General Mills Operations, Inc - Executive Summary

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Accident Release Prevention Program and Emergency Response Policy 
It is the policy of the General Mills Operations, Inc. (GMOI), Buffalo, New York, facility management to implement the requirements of this Risk Management Program (RMP) in accordance with the USEPA regulations under 40 CFR Part 68 and with the corresponding regulations under OSHA's Process Safety Management (PSM) program. The objective is to minimize the risk of a release of a hazardous material and if a release occurs, to minimize the potential impact to GMOI employees, the public and the environment. This objective will be accomplished by utilizing general good operating procedures, providing appropriate training to all employees, and coordinating response activities, as necessary, with the local emergency response providers. 
GMOI management is committed to providing the resources necessary to implement this policy. 
Facility Description 
The GMOI, Buffalo, New York, facility utilize flourmills to 
produce flour. The raw materials used in the processes are wheat and chlorine gas. Support operations include a grain elevator, warehouse, a quality assurance/control laboratory, and administrative offices. Figure 1-1 shows the site location. Figure 1-2 shows the site plan.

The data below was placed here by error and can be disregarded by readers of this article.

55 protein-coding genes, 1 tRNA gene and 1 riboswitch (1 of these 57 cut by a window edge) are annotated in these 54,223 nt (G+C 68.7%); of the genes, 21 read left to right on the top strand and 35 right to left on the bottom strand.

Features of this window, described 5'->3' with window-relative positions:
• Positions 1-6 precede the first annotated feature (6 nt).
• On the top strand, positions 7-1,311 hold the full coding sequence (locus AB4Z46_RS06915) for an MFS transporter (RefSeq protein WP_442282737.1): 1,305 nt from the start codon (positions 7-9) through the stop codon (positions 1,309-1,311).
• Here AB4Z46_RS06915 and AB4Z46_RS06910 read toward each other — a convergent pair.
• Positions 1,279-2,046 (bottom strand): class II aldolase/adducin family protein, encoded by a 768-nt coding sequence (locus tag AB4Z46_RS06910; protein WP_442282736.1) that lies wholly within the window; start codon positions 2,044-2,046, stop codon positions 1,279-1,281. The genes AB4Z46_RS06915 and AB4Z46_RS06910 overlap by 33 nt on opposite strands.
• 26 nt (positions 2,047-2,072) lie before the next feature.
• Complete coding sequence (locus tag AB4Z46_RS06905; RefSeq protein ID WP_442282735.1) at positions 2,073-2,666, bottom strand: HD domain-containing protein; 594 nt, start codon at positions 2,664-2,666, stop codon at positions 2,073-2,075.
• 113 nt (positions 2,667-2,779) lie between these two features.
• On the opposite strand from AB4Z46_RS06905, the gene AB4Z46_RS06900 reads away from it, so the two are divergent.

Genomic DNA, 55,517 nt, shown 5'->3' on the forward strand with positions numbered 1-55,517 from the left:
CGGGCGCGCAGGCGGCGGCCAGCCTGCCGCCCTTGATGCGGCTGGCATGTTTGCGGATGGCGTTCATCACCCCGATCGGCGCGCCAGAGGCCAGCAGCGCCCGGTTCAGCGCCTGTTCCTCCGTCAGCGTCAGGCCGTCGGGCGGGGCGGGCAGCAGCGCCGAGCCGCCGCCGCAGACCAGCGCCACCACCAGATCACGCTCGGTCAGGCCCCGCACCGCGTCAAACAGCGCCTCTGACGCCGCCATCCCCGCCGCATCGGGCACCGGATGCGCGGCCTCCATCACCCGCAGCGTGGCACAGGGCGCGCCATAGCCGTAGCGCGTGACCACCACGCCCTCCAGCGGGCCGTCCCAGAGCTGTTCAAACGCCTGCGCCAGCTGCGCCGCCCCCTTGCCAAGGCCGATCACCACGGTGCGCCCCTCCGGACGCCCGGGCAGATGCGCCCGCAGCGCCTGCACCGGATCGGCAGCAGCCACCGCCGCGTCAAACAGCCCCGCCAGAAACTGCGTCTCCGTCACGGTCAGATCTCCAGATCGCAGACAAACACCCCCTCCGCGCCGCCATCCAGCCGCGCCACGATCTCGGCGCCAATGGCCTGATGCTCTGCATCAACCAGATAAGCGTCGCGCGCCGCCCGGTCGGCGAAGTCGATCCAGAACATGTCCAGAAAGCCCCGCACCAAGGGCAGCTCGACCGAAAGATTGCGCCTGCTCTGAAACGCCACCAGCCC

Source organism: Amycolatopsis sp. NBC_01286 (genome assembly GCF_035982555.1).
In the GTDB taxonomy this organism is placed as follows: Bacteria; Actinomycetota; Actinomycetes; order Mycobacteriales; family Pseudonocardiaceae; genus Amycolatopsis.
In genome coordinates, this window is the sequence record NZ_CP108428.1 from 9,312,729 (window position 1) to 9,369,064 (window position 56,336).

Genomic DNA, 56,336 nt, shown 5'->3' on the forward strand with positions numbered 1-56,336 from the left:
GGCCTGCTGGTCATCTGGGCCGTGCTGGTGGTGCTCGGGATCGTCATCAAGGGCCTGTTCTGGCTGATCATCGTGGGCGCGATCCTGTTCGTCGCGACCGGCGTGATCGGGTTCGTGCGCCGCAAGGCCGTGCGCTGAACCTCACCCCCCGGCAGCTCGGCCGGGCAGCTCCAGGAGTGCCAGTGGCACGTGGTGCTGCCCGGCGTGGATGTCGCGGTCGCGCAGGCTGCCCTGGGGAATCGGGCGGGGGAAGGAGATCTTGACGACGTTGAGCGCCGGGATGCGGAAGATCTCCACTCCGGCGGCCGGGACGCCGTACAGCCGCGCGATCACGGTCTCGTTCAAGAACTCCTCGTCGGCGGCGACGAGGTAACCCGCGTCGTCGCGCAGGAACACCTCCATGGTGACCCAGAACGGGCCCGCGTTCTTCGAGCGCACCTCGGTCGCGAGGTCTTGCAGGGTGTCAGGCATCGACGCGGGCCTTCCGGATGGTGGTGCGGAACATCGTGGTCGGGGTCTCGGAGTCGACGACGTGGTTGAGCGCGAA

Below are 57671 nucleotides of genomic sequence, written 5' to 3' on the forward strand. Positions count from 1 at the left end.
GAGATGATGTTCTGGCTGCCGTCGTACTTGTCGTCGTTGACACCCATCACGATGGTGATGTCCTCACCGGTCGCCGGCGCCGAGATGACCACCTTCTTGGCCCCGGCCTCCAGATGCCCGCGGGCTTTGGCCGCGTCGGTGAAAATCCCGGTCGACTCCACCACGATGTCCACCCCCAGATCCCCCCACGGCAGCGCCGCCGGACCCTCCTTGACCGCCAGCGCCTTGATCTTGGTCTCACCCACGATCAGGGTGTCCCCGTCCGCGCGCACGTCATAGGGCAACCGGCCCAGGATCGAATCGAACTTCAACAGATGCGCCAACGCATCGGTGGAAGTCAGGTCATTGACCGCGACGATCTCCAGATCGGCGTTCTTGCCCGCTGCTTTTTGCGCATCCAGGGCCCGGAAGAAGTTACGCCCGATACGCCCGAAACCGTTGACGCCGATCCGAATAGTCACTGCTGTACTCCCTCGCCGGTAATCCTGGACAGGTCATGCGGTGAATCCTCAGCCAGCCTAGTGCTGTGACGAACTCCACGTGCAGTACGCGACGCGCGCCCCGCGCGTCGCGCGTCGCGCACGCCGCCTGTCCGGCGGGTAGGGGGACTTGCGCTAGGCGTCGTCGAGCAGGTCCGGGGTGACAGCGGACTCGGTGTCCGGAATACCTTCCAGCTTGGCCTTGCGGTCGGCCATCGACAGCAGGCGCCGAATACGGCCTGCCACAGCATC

One chemical is utilized at the facility, in sufficient quantities to be subject to the requirements of 40 CFR Part 68, RMP. The chemical is chlorine and is used to bleach or age the flour. 
Worst-Case and Alternative-Release Scenarios 
The worst-case release scenario for a chlorine release included a release of all the contents of one of the 2,000-pound chlorine cylinders in a 10-minute period (per EPA guidelines). This release translates to a release of 2,000 pounds of chlorine in 10 minutes or 200 pounds/min. Other assumptions included in the worst-case assessment are:  the chlorine is a liquefied gas; the cylinder is not diked; the release does not take place indoors; the nearfield dispersion environ 
ment is characterized as urban; 10-minute averaging period; the wind speed is 1.5 meters/sec, and the atmospheric stability is classified as F (stable). The results of the worst-case assessment for chlorine show that the plume must travel 3.23 miles before dispersing to the endpoint concentration of 3.0 parts per million (ppm). Figure 1-3 shows the worst-case release radius. 
The selected alternative-release scenario for the chlorine system is a release resulting from  damage or rupture of the chlorine vapor line from the chlorine manifold to the chlorine distribution system. The pipe has an inside diameter of 3/8 inch. The operating pressure of the cylinder is 94 psig. The alternative-release rate was derived from the following equation, which is based on the pipe size, tank pressure, and the properties of chlorine. 

       where:        QR =    Release rate (pounds per minute) 
               HA =    Hole or puncture area = p/4 d2 = p/4 (3/8 in)2 = 0.11 in2 
               Pt =    Tank pressure (pounds per square inch - ab 
solute (psia)) =         14.7 psi + 94 psig = 108.7 psia (absolute) 
               Tt =    Tank temperature (K) = 700F x 4.2 K/0F = 294 K